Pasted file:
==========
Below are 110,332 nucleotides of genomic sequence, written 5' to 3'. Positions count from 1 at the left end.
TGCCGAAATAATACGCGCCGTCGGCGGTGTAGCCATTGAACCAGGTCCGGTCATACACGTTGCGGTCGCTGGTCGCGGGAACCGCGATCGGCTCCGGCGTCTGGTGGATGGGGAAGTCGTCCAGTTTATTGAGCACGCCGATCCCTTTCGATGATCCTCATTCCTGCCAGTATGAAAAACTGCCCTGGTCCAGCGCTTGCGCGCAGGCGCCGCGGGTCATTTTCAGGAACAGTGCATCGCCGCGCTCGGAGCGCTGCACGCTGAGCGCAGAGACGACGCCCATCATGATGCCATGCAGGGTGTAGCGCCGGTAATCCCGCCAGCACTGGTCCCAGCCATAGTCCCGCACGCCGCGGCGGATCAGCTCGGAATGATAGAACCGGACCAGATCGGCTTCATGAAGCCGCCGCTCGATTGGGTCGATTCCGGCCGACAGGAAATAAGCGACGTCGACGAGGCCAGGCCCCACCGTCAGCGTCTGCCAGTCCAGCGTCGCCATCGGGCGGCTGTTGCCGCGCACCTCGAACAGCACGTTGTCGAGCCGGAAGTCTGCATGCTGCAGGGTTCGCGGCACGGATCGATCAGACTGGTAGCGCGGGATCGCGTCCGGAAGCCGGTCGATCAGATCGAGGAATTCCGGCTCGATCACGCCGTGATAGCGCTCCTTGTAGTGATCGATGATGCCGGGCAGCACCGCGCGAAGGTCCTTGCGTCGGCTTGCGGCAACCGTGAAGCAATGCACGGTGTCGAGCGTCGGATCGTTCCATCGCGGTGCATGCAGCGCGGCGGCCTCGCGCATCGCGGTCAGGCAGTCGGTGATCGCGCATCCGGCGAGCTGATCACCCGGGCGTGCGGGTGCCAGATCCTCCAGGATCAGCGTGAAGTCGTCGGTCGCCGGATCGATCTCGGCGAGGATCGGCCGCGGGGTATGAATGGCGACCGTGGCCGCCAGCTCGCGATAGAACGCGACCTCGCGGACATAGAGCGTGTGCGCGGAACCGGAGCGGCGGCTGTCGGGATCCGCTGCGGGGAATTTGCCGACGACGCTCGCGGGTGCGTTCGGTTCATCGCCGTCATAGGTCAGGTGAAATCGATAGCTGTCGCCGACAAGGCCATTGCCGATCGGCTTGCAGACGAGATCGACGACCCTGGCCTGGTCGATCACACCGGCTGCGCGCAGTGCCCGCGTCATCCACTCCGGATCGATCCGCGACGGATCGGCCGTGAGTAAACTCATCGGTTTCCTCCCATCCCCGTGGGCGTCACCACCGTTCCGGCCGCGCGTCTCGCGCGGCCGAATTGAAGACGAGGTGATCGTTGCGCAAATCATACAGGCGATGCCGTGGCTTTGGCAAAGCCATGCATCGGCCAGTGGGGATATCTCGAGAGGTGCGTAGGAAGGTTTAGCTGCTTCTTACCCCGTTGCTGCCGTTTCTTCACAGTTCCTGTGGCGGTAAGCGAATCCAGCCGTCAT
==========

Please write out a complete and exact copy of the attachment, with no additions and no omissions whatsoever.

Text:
Below are 110,332 nucleotides of genomic sequence, written 5' to 3'. Positions count from 1 at the left end.
TGCCGAAATAATACGCGCCGTCGGCGGTGTAGCCATTGAACCAGGTCCGGTCATACACGTTGCGGTCGCTGGTCGCGGGAACCGCGATCGGCTCCGGCGTCTGGTGGATGGGGAAGTCGTCCAGTTTATTGAGCACGCCGATCCCTTTCGATGATCCTCATTCCTGCCAGTATGAAAAACTGCCCTGGTCCAGCGCTTGCGCGCAGGCGCCGCGGGTCATTTTCAGGAACAGTGCATCGCCGCGCTCGGAGCGCTGCACGCTGAGCGCAGAGACGACGCCCATCATGATGCCATGCAGGGTGTAGCGCCGGTAATCCCGCCAGCACTGGTCCCAGCCATAGTCCCGCACGCCGCGGCGGATCAGCTCGGAATGATAGAACCGGACCAGATCGGCTTCATGAAGCCGCCGCTCGATTGGGTCGATTCCGGCCGACAGGAAATAAGCGACGTCGACGAGGCCAGGCCCCACCGTCAGCGTCTGCCAGTCCAGCGTCGCCATCGGGCGGCTGTTGCCGCGCACCTCGAACAGCACGTTGTCGAGCCGGAAGTCTGCATGCTGCAGGGTTCGCGGCACGGATCGATCAGACTGGTAGCGCGGGATCGCGTCCGGAAGCCGGTCGATCAGATCGAGGAATTCCGGCTCGATCACGCCGTGATAGCGCTCCTTGTAGTGATCGATGATGCCGGGCAGCACCGCGCGAAGGTCCTTGCGTCGGCTTGCGGCAACCGTGAAGCAATGCACGGTGTCGAGCGTCGGATCGTTCCATCGCGGTGCATGCAGCGCGGCGGCCTCGCGCATCGCGGTCAGGCAGTCGGTGATCGCGCATCCGGCGAGCTGATCACCCGGGCGTGCGGGTGCCAGATCCTCCAGGATCAGCGTGAAGTCGTCGGTCGCCGGATCGATCTCGGCGAGGATCGGCCGCGGGGTATGAATGGCGACCGTGGCCGCCAGCTCGCGATAGAACGCGACCTCGCGGACATAGAGCGTGTGCGCGGAACCGGAGCGGCGGCTGTCGGGATCCGCTGCGGGGAATTTGCCGACGACGCTCGCGGGTGCGTTCGGTTCATCGCCGTCATAGGTCAGGTGAAATCGATAGCTGTCGCCGACAAGGCCATTGCCGATCGGCTTGCAGACGAGATCGACGACCCTGGCCTGGTCGATCACACCGGCTGCGCGCAGTGCCCGCGTCATCCACTCCGGATCGATCCGCGACGGATCGGCCGTGAGTAAACTCATCGGTTTCCTCCCATCCCCGTGGGCGTCACCACCGTTCCGGCCGCGCGTCTCGCGCGGCCGAATTGAAGACGAGGTGATCGTTGCGCAAATCATACAGGCGATGCCGTGGCTTTGGCAAAGCCATGCATCGGCCAGTGGGGATATCTCGAGAGGTGCGTAGGAAGGTTTAGCTGCTTCTTACCCCGTTGCTGCCGTTTCTTCACAGTTCCTGTGGCGGTAAGCGAATCCAGCCGTCAT